I wouldn’t and never did or will encourage anyone, nevermind my son. I wouldn’t like to see that happen anymore, as in feuding, bare-knuckle boxing. I would actually like to see it legalized or sanctioned. I’ll get back to my son in a second, but I would like to see bare-knuckle boxing, or BKB as it’s called, be sanctioned as soon as possible, the reason being, somewhere along the line, if not sanctioned or organized in the proper way, someone may well be killed in it because it is a vicious sport. If it’s sanctioned you would have a medical team, or doctors, or some fairly well organized organization to kind of take it over.
I would like to see it that way, but no, I wouldn’t recommend it or encourage anybody to go out and do it on the streets because I know the dangers on the streets. If my sons were to do it, I would discourage them but if I couldn’t talk them out of it, I would like to see them be ready for it, so I would probably train with them. But I would rather them not do it, I would rather them do something else with their lives.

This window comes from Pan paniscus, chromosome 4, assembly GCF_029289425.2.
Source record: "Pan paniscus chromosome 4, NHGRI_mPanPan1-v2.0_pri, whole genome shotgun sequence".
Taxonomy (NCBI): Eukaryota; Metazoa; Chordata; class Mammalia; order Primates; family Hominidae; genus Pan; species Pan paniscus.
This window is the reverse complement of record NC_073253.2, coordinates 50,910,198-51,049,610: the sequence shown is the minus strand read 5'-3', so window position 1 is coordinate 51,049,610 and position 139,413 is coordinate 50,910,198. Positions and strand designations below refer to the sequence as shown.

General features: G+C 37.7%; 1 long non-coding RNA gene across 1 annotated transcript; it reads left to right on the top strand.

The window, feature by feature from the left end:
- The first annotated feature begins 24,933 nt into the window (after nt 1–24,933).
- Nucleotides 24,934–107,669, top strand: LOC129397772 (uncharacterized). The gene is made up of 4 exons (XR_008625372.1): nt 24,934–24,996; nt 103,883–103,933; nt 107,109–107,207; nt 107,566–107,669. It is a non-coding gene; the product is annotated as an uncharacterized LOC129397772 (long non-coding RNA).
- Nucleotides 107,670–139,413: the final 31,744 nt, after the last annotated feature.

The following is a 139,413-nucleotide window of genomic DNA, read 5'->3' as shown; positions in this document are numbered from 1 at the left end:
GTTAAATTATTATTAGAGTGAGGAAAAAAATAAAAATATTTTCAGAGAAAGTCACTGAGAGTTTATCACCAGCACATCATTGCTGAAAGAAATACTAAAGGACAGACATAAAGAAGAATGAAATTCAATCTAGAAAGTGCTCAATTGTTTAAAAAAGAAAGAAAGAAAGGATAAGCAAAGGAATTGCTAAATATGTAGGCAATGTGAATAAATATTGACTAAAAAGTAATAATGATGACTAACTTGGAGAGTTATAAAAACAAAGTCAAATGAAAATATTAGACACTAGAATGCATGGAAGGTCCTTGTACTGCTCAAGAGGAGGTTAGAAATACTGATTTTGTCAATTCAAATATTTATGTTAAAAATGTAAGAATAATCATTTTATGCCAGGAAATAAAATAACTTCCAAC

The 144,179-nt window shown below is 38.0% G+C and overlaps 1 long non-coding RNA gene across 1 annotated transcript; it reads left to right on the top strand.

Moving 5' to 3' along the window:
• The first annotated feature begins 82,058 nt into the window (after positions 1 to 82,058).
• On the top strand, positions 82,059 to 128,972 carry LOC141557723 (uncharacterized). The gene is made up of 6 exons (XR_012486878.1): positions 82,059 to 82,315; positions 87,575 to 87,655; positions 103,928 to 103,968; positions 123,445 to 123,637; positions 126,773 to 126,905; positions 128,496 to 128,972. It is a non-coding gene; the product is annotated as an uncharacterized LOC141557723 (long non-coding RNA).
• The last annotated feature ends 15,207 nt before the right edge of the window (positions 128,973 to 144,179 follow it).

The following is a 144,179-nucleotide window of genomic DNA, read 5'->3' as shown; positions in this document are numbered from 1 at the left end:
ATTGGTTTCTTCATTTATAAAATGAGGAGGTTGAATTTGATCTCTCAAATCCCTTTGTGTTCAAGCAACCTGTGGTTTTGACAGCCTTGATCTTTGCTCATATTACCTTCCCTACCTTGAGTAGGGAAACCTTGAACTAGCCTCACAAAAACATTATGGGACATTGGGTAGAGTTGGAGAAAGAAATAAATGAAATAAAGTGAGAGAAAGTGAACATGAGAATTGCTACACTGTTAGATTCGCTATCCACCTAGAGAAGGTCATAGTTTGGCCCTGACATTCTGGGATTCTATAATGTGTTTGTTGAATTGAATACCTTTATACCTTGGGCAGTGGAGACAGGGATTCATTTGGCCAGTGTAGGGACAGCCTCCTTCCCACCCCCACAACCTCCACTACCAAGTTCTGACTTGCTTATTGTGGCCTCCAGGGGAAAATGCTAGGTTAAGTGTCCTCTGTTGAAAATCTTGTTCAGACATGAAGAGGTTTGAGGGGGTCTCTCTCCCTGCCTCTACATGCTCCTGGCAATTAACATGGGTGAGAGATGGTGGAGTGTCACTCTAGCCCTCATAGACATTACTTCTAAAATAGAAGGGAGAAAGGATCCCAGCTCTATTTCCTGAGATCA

I would like to see bare-knuckle boxing be sanctioned as soon as possible, the reason being, somewhere along the line, if not sanctioned or organized in the proper way, someone may well be killed.
You mentioned the inherent danger of bare-knuckle boxing. Were you ever concerned about inflicting that kind of fatal damage on someone? Did you ever hold back?
In all of my fights, I would like to see the opponent give up quicker. Because I knew when I was fighting those guys, I knew I was in tip-top shape, I knew I was ready. I knew [with] 99.9% [certainty] I was never gonna lose them fights because I would never fight a guy unless I was 100% ready. And so when I was inflicting damage I would rather have hit them and hurt them, or maybe knock 'em out. Knocking a guy out would be better, to me, than prolonged punishment to the head and body. If I’ve got a good punch and knock 'em out, it’s over. It woulda been OK that way. If a fight goes on for a duration of 20-25 minutes it can lead to a lot more damage, so the quicker the fight the less injury.